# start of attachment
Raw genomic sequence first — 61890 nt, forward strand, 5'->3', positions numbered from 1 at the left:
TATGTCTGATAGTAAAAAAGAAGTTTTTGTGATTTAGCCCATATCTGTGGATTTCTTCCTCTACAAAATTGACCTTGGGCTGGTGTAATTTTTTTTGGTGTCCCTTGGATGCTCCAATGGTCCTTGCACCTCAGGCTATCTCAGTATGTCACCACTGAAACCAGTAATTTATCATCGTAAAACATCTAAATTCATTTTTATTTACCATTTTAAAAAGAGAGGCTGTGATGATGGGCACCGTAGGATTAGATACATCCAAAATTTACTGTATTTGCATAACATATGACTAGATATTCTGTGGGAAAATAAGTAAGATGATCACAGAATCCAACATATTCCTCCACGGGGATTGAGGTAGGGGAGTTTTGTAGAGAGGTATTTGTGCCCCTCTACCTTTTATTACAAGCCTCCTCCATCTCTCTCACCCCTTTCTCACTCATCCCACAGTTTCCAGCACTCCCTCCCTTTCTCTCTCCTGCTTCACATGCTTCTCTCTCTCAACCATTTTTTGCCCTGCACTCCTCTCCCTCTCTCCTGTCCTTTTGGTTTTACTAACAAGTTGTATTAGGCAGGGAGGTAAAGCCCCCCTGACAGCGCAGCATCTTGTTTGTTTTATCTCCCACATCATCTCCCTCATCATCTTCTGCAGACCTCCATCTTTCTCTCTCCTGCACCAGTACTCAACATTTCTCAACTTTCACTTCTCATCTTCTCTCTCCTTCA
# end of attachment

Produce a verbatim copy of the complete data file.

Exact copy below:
Raw genomic sequence first — 61890 nt, forward strand, 5'->3', positions numbered from 1 at the left:
TATGTCTGATAGTAAAAAAGAAGTTTTTGTGATTTAGCCCATATCTGTGGATTTCTTCCTCTACAAAATTGACCTTGGGCTGGTGTAATTTTTTTTGGTGTCCCTTGGATGCTCCAATGGTCCTTGCACCTCAGGCTATCTCAGTATGTCACCACTGAAACCAGTAATTTATCATCGTAAAACATCTAAATTCATTTTTATTTACCATTTTAAAAAGAGAGGCTGTGATGATGGGCACCGTAGGATTAGATACATCCAAAATTTACTGTATTTGCATAACATATGACTAGATATTCTGTGGGAAAATAAGTAAGATGATCACAGAATCCAACATATTCCTCCACGGGGATTGAGGTAGGGGAGTTTTGTAGAGAGGTATTTGTGCCCCTCTACCTTTTATTACAAGCCTCCTCCATCTCTCTCACCCCTTTCTCACTCATCCCACAGTTTCCAGCACTCCCTCCCTTTCTCTCTCCTGCTTCACATGCTTCTCTCTCTCAACCATTTTTTGCCCTGCACTCCTCTCCCTCTCTCCTGTCCTTTTGGTTTTACTAACAAGTTGTATTAGGCAGGGAGGTAAAGCCCCCCTGACAGCGCAGCATCTTGTTTGTTTTATCTCCCACATCATCTCCCTCATCATCTTCTGCAGACCTCCATCTTTCTCTCTCCTGCACCAGTACTCAACATTTCTCAACTTTCACTTCTCATCTTCTCTCTCCTTCA